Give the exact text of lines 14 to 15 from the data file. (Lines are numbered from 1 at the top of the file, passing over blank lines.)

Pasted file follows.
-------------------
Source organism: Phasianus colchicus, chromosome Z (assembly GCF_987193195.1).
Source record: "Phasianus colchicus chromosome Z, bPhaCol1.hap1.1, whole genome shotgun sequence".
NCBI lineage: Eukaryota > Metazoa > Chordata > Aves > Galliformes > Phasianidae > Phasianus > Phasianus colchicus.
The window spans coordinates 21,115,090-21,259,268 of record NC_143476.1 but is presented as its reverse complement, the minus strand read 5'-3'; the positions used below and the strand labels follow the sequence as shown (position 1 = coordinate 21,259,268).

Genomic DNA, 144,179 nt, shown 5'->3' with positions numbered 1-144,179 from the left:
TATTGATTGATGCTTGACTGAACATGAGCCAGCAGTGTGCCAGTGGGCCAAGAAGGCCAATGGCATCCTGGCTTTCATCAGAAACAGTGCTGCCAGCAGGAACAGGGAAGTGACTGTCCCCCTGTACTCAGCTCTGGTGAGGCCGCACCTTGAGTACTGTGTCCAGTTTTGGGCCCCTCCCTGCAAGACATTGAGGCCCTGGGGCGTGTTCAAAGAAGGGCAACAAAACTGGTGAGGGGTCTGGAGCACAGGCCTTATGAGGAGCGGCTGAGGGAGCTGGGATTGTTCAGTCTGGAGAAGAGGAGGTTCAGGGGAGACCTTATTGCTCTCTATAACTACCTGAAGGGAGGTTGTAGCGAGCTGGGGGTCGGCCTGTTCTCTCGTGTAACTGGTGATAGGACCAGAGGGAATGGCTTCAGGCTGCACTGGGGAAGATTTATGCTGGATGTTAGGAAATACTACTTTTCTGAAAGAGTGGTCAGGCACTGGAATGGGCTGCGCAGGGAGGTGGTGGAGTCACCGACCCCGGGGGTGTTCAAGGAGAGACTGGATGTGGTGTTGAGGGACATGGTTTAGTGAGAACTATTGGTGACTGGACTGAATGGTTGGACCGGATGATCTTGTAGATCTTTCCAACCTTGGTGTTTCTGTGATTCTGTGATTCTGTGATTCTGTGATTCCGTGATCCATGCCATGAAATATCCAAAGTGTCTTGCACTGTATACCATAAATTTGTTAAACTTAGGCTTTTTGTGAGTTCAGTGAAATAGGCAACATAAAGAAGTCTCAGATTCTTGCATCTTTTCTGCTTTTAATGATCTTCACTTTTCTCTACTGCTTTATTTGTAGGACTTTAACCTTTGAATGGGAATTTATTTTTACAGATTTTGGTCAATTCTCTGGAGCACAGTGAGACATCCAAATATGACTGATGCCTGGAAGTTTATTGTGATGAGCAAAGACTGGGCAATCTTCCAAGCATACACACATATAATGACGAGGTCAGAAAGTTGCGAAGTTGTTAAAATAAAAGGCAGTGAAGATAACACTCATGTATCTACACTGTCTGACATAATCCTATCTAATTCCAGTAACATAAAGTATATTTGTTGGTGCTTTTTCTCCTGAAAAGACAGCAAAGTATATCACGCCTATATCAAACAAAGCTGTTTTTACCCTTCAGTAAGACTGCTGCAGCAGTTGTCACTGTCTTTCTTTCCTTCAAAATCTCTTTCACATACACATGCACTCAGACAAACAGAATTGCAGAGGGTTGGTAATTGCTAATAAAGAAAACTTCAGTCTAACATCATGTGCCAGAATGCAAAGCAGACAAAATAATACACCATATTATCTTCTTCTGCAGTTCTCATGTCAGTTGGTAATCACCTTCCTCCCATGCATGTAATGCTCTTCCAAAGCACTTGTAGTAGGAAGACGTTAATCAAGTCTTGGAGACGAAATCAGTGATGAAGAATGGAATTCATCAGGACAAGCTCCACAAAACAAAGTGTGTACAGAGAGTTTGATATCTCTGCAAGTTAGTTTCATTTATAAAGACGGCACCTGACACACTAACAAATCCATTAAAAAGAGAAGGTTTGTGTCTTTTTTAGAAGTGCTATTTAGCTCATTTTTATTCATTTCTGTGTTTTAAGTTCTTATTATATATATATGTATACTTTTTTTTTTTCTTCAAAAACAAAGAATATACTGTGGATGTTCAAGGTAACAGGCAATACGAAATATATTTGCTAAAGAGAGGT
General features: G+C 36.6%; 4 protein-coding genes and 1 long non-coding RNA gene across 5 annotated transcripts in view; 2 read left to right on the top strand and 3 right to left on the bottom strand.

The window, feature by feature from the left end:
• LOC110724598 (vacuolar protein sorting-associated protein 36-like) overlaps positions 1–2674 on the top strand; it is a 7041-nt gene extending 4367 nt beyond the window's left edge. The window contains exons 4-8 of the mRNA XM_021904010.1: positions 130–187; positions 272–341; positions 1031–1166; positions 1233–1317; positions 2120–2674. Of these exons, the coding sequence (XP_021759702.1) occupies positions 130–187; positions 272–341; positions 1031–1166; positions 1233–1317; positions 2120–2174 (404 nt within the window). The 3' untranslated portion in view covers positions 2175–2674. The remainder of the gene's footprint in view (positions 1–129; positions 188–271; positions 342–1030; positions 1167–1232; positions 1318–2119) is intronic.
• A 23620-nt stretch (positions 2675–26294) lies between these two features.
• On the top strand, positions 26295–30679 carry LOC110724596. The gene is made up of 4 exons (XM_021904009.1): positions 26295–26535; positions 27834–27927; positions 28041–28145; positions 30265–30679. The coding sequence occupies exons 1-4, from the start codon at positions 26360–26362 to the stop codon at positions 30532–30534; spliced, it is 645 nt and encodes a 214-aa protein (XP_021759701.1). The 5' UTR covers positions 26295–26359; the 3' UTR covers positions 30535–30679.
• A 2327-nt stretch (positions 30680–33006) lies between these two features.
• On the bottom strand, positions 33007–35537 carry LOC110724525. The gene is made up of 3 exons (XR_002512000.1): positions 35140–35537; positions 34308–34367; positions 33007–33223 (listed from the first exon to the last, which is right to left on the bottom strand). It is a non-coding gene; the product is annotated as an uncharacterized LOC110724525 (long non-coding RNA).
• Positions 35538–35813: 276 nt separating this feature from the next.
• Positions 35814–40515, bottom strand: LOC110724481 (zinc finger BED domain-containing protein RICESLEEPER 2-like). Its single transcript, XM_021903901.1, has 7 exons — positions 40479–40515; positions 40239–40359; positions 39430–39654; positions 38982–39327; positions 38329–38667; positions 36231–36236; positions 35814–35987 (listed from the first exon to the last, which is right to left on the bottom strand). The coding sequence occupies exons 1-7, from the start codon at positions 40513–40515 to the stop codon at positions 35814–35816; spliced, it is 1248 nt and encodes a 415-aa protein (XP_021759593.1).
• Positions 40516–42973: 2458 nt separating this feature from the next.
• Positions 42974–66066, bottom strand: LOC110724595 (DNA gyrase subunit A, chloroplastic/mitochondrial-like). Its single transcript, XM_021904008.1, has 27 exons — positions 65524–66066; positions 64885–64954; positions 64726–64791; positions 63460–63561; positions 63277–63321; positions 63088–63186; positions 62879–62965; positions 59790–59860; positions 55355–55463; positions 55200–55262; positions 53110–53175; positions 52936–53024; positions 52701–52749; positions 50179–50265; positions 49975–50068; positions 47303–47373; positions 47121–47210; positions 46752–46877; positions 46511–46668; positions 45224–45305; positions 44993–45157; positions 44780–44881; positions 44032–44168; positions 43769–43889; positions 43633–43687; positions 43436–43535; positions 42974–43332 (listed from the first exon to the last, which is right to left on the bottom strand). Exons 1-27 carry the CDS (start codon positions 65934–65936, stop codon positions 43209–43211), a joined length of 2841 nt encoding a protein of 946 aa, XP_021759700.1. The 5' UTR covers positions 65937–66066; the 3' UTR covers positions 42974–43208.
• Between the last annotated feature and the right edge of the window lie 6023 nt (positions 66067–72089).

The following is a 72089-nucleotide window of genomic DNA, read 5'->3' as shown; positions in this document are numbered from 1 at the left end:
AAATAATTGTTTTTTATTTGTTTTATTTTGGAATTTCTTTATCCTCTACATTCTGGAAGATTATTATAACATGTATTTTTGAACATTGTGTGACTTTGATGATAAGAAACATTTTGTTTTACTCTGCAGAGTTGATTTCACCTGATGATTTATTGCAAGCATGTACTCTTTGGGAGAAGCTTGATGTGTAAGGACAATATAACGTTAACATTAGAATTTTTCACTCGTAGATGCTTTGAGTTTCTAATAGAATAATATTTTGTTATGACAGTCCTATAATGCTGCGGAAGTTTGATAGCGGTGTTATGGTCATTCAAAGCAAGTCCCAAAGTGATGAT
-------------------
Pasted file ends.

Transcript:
• Positions 35538–35813: 276 nt separating this feature from the next.
• Positions 35814–40515, bottom strand: LOC110724481 (zinc finger BED domain-containing protein RICESLEEPER 2-like). Its single transcript, XM_021903901.1, has 7 exons — positions 40479–40515; positions 40239–40359; positions 39430–39654; positions 38982–39327; positions 38329–38667; positions 36231–36236; positions 35814–35987 (listed from the first exon to the last, which is right to left on the bottom strand). The coding sequence occupies exons 1-7, from the start codon at positions 40513–40515 to the stop codon at positions 35814–35816; spliced, it is 1248 nt and encodes a 415-aa protein (XP_021759593.1).